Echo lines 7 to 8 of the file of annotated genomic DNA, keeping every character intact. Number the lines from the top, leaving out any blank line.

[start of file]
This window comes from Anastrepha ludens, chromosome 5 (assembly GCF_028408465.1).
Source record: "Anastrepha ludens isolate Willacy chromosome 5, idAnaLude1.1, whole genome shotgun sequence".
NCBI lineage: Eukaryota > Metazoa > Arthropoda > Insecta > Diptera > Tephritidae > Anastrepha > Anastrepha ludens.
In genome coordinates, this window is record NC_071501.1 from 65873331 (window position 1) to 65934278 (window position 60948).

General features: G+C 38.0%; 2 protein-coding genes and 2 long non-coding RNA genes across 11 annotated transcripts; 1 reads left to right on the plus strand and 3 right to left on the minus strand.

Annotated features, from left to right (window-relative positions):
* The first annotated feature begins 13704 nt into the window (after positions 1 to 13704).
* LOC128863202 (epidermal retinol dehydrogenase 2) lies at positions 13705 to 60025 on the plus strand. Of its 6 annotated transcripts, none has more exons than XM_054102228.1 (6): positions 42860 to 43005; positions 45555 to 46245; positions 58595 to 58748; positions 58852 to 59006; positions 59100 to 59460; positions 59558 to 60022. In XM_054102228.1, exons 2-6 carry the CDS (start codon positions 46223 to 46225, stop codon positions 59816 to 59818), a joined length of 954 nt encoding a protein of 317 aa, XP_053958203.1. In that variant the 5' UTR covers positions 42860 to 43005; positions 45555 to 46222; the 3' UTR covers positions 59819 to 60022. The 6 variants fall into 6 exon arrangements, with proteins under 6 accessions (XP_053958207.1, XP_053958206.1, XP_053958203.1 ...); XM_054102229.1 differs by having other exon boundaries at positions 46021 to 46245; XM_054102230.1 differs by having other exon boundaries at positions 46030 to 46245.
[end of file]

* The first annotated feature begins 13704 nt into the window (after positions 1 to 13704).
* LOC128863202 (epidermal retinol dehydrogenase 2) lies at positions 13705 to 60025 on the plus strand. Of its 6 annotated transcripts, none has more exons than XM_054102228.1 (6): positions 42860 to 43005; positions 45555 to 46245; positions 58595 to 58748; positions 58852 to 59006; positions 59100 to 59460; positions 59558 to 60022. In XM_054102228.1, exons 2-6 carry the CDS (start codon positions 46223 to 46225, stop codon positions 59816 to 59818), a joined length of 954 nt encoding a protein of 317 aa, XP_053958203.1. In that variant the 5' UTR covers positions 42860 to 43005; positions 45555 to 46222; the 3' UTR covers positions 59819 to 60022. The 6 variants fall into 6 exon arrangements, with proteins under 6 accessions (XP_053958207.1, XP_053958206.1, XP_053958203.1 ...); XM_054102229.1 differs by having other exon boundaries at positions 46021 to 46245; XM_054102230.1 differs by having other exon boundaries at positions 46030 to 46245.